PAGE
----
Red Teaming

Domain Escalation: Unconstrained Delegation


Post-Windows 2000, Microsoft introduced an option where users could authenticate to one system via Kerberos and work with another system. This was made possible via the delegation option. Unconstrained delegation is achieved via TGT forwarding technique which is what we’ll talk about in this article.

Kerberos Delegation

Kerberos Delegation enables a service to impersonate a computer or user in order to engage with a second service using the user’s privileges and permissions.

The classic illustration of why delegating is necessary, for instance when a user authenticates to a web server using Kerberos or other protocols, and the server wishes to interact with a SQL backend or file server.

Type of Kerberos Delegation:

  • Unconstrained delegation
  • Constrained delegation
  • RBCD (Resource-Based Constrained Delegation)

Service Principal Name

A unique name (identifier) of a service instance. SPNs are used by Kerberos authentication to associate a service instance with a service logon account. This allows a client application to request that the service authenticate an account even if the client does not have an account name.

Unconstrained Delegation

The feature debuted initially in Windows Server 2000 but it is still there for backwards compatibility. Basically, if a user requests a service ticket for a service on a server set with unconstrained delegation, that server will extract the user’s TGT and cache it in its memory for later use. This means the server can pretend to be that user to any resource on the domain.

On a computer account, an admin can set the following property for unconstrained delegation.

  • AD Users and Computers -> Computers -> Trust this computer for delegation to any service.

Key features of the unconstrained delegation are:

  • Usually, the privilege is given to computers running services like IIS, and MSSQL because these computers usually require some back-end connectivity to other resources.
  • When given Delegation rights, these computers ask for a user’s TGT and store them in their cached memory.
  • With this TGT, they can access back-end resources on behalf of the authenticated user.
  • Catch is that these systems can also request access to any resource on the domain using this TGT!

An attacker may Abuse Unconstrained Delegation by requesting TGS for any domain services (SPN) using user delegated TGT.

TGT extraction via Unconstrained Delegation

It is obvious that we need to run our attack on the machine that has delegation enabled. So we are assuming the attacker has compromised one such machine. Assumption 1: Attacker compromised DC1$ system running IIS on Kerberos authentication.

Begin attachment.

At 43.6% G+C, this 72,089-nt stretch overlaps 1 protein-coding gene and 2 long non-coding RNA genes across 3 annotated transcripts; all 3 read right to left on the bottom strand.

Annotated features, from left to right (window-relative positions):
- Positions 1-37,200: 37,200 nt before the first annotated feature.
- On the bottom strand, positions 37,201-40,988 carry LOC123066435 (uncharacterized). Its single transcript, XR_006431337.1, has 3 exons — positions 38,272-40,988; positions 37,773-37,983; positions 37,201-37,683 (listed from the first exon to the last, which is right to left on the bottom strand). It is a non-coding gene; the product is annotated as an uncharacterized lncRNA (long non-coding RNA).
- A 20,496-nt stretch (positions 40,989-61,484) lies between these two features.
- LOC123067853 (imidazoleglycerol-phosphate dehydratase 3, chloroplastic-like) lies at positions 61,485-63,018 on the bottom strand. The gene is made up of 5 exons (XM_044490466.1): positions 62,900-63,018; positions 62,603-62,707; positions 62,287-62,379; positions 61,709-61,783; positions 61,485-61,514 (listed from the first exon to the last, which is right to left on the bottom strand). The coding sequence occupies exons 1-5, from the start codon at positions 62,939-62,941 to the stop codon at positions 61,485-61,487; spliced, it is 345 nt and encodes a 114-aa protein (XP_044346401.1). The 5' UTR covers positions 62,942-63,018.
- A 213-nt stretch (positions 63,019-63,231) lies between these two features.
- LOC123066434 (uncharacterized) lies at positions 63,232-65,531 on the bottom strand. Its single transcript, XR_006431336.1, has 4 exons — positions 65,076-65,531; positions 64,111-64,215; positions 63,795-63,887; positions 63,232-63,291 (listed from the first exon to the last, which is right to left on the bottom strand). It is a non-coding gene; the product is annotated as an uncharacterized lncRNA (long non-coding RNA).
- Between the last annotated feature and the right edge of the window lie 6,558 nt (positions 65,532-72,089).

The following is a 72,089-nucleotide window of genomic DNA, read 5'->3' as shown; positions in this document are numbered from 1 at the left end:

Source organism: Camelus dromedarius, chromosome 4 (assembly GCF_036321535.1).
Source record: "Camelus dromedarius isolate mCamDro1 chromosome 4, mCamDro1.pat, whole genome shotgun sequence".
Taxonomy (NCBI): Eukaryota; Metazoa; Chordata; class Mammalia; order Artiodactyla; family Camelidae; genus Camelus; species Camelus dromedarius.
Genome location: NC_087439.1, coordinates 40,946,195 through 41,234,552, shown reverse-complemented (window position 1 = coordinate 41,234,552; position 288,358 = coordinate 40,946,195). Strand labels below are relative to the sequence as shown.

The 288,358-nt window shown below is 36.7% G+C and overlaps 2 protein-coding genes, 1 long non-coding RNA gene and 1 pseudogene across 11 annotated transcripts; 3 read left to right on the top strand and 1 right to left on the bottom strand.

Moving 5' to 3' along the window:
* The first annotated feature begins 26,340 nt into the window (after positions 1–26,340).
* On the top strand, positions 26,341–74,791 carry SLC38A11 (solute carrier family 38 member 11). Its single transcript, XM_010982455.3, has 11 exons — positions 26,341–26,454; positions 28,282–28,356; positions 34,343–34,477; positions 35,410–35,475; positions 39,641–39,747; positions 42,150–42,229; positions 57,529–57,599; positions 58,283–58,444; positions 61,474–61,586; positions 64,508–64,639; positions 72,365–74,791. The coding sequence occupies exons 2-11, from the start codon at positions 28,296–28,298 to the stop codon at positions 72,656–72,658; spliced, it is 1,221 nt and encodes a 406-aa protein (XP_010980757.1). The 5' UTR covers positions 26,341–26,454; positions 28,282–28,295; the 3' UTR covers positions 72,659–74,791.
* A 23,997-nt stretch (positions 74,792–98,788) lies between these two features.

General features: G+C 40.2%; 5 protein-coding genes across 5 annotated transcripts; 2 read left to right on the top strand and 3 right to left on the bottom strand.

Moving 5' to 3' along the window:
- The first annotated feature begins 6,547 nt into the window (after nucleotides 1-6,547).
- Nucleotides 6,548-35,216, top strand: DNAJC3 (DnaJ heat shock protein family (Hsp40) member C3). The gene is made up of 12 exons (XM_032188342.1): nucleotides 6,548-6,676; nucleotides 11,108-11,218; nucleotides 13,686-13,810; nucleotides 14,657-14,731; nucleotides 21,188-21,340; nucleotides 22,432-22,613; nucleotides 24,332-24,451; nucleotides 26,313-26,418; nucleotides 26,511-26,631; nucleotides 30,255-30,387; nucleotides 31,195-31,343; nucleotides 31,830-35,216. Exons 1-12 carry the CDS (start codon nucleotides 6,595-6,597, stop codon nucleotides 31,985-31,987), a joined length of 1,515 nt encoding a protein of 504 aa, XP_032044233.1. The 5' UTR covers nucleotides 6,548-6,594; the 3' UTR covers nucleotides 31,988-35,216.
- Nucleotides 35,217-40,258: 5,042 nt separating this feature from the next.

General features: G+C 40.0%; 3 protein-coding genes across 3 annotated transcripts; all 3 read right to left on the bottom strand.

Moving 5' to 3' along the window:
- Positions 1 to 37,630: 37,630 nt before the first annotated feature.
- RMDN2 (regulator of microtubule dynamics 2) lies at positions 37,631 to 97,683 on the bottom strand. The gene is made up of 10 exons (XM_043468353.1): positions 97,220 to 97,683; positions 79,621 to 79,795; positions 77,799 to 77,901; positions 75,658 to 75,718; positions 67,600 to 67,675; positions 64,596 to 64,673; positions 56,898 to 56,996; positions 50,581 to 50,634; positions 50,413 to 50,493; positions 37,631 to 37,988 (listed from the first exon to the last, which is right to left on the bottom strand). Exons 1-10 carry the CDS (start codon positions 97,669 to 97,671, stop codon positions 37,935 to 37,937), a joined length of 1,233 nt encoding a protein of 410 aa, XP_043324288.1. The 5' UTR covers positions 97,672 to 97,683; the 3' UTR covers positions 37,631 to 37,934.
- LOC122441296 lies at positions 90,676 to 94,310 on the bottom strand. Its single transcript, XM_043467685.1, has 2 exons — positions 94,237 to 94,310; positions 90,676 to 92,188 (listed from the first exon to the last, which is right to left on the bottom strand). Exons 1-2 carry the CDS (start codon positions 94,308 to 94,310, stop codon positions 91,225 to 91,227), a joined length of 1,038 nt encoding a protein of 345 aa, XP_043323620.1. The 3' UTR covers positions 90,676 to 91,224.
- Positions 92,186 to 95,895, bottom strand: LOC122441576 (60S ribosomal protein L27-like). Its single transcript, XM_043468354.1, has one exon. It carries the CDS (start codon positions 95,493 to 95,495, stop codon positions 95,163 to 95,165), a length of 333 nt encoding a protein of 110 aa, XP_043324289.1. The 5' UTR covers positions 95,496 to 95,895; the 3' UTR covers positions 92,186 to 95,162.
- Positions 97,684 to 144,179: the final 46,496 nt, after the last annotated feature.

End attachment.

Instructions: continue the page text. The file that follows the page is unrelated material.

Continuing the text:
• Assumption 2: Attacker has access to a domain-joined system (Here, powershell window running on that system)
    • User: Administrator

Now, in real-life scenario, you might not have direct access to the DC system for simplicity we have installed IIS on DC and using that only so that you get the gist.

Moving on with our extraction, we need to learn the systems that have unconstrained delegation enabled. This can be done by using PowerShell and AD module.

Get-ADComputer -Filter {TrustedForDelegation -eq $true} -Properties trustedfordelegation,serviceprincipalname,description

The same can also be achieved by using the powerview script which is part of the PowerSploit framework created for offensive security using PowerShell. You can find it here.

Once an AD system is compromised, you can install and use powerview.

Import-Module .\powerview.ps1
Get-NetComputer -Unconstrained

Now, on the target system we need to run Rubeus in monitor mode on the dc1 system. After that, whenever a user connects/authenticates to dc1$ Rubeus will dump TGT of the user.

rubeus.exe monitor /monitorinterval:10 /targetuser:dc1$ /nowrap

Now, let’s wait for genuine users to connect to dc1$ running IIS service. For simplicity, let’s do that manually using the IWR module.

Invoke-WebRequest http://dc1.offense.local -UseDefaultCredentials -UseBasicParsing

As you can see, Rubeus has now captured a new ticket granting ticket (TGT) from the user IGNITE\Administrator.

Now, you can use this TGT to request access to any resource by requesting a TGS to that resource. You can use Rubeus asktgs for that purpose. Follow the detailed Rubeus guide here for more.


The article demonstrated a delegation technique called Unconstrained Delegation because as the name suggests, there are no restrictions upon how the system that has delegation rights use a user’s authentication information. The security loopholes made Microsoft introduce Constrained Delegation. You’ll read more about that in the next article. Hope you liked the article. Thanks for reading.


Author: Harshit Rajpal is an InfoSec researcher and left and right brain thinker. Contact here